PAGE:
There once was a time when I thought singleness was a curse. Okay, maybe that is a bit dramatic but it definitely aligns with how society often made me feel as a single woman. I saw my singleness as a sign that I was deficient in some way. I felt inadequate, I felt unloved, I […]

The Strengths of Singleness

There once was a time when I thought singleness was a curse. Okay, maybe that is a bit dramatic but it definitely aligns with how society often made me feel as a single woman. I saw my singleness as a sign that I was deficient in some way. I felt inadequate, I felt unloved, I felt lonely, and most of all I felt really sorry for myself.
Then one day I turned off the Adele and decided that I was tired of feeling poorly about my singleness. As I started to pray on it, God started to show me some powerful and impactful people in the Bible who accomplished amazing things for the Kingdom while single, including Jesus Christ himself. I realized that singleness wasn’t a punishment, but a preparatory stage. I know it doesn’t always feel like it, but singleness is, in fact, a gift and it serves a purpose in our lives if we make the most of it.
The Purpose of Singleness
1. Better Yourself. 
Your single season is the perfect time to work on becoming the best you can be. You have the ability to examine yourself in depth, discover who you are, and determine who you want to be. You can then do the work required to become the person God called you to be without the added influence of another person. In my single season I took the time to heal old wounds from daddy issues, domestic violence, and sexual assault. Trust me when I say, it’s a lot easier to deal with your demons solo than trying to tackle them with someone else. I am now freed from that trauma and won’t bring those wounds into my future marriage. I’ve also taken the time to develop some skills and pursue some activities I wanted to for a long time. I’ve mastered cooking, I’m teaching myself to play the guitar, and I’m in the midst of taking a sign language course. I’m becoming the person and doing the things that make me happy with myself. Then I’ll be able to bring my best self into my future relationship and not have to rely on another person to satisfy me.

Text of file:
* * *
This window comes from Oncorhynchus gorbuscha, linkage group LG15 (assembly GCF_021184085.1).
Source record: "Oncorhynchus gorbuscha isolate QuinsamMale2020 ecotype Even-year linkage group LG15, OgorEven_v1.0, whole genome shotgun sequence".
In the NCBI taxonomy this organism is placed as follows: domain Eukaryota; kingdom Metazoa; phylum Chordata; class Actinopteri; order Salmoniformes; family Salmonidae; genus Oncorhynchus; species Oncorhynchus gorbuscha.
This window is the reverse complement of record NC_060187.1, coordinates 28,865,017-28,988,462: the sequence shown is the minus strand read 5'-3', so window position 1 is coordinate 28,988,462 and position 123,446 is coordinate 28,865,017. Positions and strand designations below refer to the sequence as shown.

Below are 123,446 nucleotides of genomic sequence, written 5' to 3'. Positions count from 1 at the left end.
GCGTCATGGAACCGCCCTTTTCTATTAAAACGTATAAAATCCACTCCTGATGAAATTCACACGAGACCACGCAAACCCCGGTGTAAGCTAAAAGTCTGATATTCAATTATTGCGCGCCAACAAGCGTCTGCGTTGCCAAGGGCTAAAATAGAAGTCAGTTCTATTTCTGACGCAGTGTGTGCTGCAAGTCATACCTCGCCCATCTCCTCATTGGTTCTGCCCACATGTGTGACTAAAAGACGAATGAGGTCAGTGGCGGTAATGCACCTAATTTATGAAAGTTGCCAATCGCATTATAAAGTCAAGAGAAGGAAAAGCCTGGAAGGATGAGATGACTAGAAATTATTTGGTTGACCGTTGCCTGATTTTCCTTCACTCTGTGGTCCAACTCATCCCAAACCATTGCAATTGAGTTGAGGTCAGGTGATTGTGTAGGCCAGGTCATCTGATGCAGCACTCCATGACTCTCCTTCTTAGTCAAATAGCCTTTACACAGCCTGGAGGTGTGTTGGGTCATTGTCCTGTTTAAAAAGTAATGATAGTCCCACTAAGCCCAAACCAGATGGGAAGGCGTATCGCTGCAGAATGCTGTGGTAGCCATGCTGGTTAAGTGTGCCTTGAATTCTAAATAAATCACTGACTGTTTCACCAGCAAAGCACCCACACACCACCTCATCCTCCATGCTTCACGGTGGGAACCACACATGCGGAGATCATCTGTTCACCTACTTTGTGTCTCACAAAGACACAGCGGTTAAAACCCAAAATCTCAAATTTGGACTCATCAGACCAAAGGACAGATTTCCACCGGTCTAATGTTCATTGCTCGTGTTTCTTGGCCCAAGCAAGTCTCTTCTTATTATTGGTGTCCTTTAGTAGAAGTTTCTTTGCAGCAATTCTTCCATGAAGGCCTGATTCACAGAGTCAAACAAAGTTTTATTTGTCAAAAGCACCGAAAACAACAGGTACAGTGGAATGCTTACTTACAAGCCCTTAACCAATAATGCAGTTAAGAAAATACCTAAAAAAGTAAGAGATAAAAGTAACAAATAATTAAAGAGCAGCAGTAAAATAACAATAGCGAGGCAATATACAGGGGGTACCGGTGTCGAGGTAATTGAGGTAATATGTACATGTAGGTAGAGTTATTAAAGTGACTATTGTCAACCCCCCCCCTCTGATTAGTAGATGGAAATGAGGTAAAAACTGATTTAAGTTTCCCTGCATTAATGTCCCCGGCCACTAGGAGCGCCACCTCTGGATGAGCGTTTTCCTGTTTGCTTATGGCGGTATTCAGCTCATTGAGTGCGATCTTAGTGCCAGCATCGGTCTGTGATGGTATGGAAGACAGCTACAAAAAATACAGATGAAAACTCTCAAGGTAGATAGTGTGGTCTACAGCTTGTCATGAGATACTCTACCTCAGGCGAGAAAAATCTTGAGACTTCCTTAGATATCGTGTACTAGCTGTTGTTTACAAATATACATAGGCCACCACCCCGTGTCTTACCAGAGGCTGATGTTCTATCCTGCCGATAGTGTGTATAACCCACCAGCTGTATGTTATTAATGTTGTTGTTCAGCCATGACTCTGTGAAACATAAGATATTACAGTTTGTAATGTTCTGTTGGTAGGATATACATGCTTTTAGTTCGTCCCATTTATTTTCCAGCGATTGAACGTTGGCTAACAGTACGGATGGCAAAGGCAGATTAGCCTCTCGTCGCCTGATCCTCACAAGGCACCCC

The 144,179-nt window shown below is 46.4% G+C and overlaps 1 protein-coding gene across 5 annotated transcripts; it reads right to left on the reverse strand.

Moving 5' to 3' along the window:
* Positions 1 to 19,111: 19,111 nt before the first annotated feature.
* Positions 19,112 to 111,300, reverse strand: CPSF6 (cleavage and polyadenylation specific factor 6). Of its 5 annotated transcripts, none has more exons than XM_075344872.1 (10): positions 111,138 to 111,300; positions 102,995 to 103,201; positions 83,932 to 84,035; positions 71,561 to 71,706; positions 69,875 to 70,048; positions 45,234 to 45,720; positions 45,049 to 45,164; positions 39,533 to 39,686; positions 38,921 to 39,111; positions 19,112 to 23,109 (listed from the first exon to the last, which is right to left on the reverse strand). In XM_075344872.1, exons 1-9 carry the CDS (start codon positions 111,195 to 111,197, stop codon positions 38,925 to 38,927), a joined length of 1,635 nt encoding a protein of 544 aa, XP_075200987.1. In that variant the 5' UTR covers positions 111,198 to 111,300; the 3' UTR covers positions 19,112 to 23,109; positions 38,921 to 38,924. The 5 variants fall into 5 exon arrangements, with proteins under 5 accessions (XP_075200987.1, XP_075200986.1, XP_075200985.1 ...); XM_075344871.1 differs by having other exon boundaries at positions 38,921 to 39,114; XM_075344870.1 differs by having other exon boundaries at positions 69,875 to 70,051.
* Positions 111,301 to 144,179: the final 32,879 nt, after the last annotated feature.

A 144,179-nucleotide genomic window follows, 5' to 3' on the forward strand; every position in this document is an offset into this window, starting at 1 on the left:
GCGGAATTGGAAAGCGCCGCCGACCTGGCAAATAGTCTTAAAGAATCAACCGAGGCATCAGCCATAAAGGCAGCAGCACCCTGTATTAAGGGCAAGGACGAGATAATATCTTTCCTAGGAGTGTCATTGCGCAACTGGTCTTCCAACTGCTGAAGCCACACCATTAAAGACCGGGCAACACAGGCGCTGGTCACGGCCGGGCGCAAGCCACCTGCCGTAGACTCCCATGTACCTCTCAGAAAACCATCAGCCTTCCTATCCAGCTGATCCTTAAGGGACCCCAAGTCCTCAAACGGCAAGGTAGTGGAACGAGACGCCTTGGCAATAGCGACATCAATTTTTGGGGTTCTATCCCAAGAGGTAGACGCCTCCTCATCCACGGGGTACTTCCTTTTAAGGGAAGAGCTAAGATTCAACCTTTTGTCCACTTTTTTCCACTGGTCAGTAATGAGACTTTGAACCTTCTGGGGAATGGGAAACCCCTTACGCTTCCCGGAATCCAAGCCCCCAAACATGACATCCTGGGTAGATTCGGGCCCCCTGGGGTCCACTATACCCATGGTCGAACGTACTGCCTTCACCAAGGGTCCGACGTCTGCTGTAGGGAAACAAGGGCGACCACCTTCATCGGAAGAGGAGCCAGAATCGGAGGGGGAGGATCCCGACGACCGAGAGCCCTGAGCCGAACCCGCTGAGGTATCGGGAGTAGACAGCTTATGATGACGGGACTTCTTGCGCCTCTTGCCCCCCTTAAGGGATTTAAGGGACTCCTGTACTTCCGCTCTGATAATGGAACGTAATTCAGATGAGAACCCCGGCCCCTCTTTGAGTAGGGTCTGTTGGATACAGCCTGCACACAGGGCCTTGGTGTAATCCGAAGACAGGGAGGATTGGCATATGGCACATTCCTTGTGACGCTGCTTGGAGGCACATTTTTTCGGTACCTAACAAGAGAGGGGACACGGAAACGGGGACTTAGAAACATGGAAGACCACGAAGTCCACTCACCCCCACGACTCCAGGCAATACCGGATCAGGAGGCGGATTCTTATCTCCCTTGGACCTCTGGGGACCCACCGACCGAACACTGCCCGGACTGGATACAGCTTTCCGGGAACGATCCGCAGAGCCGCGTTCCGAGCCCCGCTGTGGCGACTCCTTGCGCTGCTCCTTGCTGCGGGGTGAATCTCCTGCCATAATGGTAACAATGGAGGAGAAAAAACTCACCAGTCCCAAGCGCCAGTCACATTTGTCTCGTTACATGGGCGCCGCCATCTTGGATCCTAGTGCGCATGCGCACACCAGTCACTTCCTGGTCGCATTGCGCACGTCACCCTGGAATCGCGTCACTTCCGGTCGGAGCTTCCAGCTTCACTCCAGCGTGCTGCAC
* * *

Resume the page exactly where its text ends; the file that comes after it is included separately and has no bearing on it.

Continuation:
2.Intimacy With God
What better time to build your relationship with God than when it’s just you and God? When you enter into a relationship, a large portion of your time is committed to cultivating and nurturing that relationship. When you’re single you can devote your time and attention completely to God. I’ve enjoyed getting to know God more in my single season. I understand His character and His nature better. I understand His will for my life and His promises to me even more. I have come to hear His voice more clearly and experience His love in a deeper way. It’s in experiencing the fullness of God’s love that I’ve been able to set a biblical standard for how I deserve and want to be loved and treated in a relationship. True intimacy with God has been the most beautiful experience of my life and I’m glad I’ve had the chance to develop this bond with my heavenly father.